Image: Fiorillo, A. R.; Tykoski, R. S.
Meet Nanuqsaurus hoglundi, the newest member of the tyrannosaur family. Discovered in northern Alaska, the pygmy carnivore is 70-million-years young and measures about half the size of its famous cousin, the Tyrannosaurus rex. It was classified as a new species this week in the journal PloS ONE, by researchers based out of the Perot Museum of Nature and Science in Dallas.
“The new tyrannosaurid fills both evolutionary and paleographic gaps in our knowledge of the highly derived tyrannosaurine theropods,” the team said in the paper. “The new form inhabited the northern-most margin of Laramidia in the early Late Cretaceous, and serves to expand our understanding of tyrannosaurid adaptability and diversification.”
In other words, the diminutive tyrannosaur was an Arctic dweller, and its classification broadens our understanding of what life was like for animals pushed to the colder edges of Mesozoic Earth. When we think of the Cretaceous, tropical jungles and swampy meadows are often the first environments that jump to mind—and indeed, that's where most of the “superstar” species thrived.
But the dinosaurs that found a niche around the polar regions are a fascinating bunch as well, and they can provide valuable context in analyzing links between climate change and body size. This has become a more heated (ha!) subject recently, since scientists have discovered a conclusive relationship between many other ancient species and climate change.
As the planet's thermostat continues to rise, paleontologists have a lot more incentive to study the hell out of two other major warming events in prehistory: the Paleocene-Eocene Thermal Maximum, which occurred about 56 million years ago and lasted for about 170,000 years, and its successor the Eocene Thermal Maximum 2, which occurred 53 million years about and endured for about 100,000 years.
There is strong evidence suggesting that mammals went through a period of evolutionary dwarfism during both of these events. And it wasn't just milk-makers that skewed small in hot weather—in 2009, geologists based in Kansas discovered that ancient soil biota also decreased in size by 30-46% during the PETM.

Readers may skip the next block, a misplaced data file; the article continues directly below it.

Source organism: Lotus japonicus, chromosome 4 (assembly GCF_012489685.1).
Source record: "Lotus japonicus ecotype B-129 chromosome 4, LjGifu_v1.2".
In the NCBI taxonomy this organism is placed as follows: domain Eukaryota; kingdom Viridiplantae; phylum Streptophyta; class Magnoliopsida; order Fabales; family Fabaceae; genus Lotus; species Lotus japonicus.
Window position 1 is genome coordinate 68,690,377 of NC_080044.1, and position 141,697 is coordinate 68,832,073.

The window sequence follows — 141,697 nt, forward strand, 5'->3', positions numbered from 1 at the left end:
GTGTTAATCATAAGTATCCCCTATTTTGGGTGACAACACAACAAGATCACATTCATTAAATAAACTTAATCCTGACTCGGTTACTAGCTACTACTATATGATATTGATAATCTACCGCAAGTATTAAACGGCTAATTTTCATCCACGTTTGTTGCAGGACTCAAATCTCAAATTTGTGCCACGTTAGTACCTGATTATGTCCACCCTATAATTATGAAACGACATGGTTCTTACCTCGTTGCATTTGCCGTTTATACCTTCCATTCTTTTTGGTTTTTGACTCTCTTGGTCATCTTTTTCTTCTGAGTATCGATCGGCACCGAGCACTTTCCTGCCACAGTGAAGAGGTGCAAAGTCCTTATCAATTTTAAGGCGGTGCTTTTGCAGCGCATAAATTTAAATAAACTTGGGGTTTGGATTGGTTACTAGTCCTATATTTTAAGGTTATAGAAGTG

This tendency for a wide variety species to reduce their body size during warming periods makes sense if you look at extant tropical fauna. Smaller bodies don't retain as much heat as larger ones, which is why you see gigantism at the poles and dwarfism along the equators. That's called Bergmann's Rule, and—getting back to our tiny tyrannosaur—it appears that dinosaurs might rebelliously break it.
The Cretaceous Arctic was much warmer than it is today, and had a climate somewhat like Seattle. Even so, dark, freezing winters would have been very difficult for marauding tyrannosaurs, which might explain why Nanuqsaurus was unable to feed a frame as large as his equatorial relatives. But as paleontologist Matt Lamanna noted in NatGeo, it's still weird that dinosaurs seem to have the exact opposite pattern to birds and mammals.
"It's a pretty surprising discovery," said Lamanna. "In the modern world you tend to find big stuff at the poles, and it's interesting that in the Cretaceous world that may not hold true."
Along those lines, Nanuqsaurus is far from the only dinosaur that survived cold weather by staying small. The Troodon, a frontrunner for the smartest dinosaur that ever lived, shared the Cretaceous Arctic with the small tyrannosaur. Though it had a large brain, Troodons weighed only about 110 pounds and grew to about three feet tall.
Perhaps dinosaurs will be the exception that proves Bergmann's Rule, or perhaps the relationship between climate change and body size is too complex for a one-size-fits-all solution. For now, let's focus on the one thing we can all agree on: Nanuqsaurus is freaking adorable.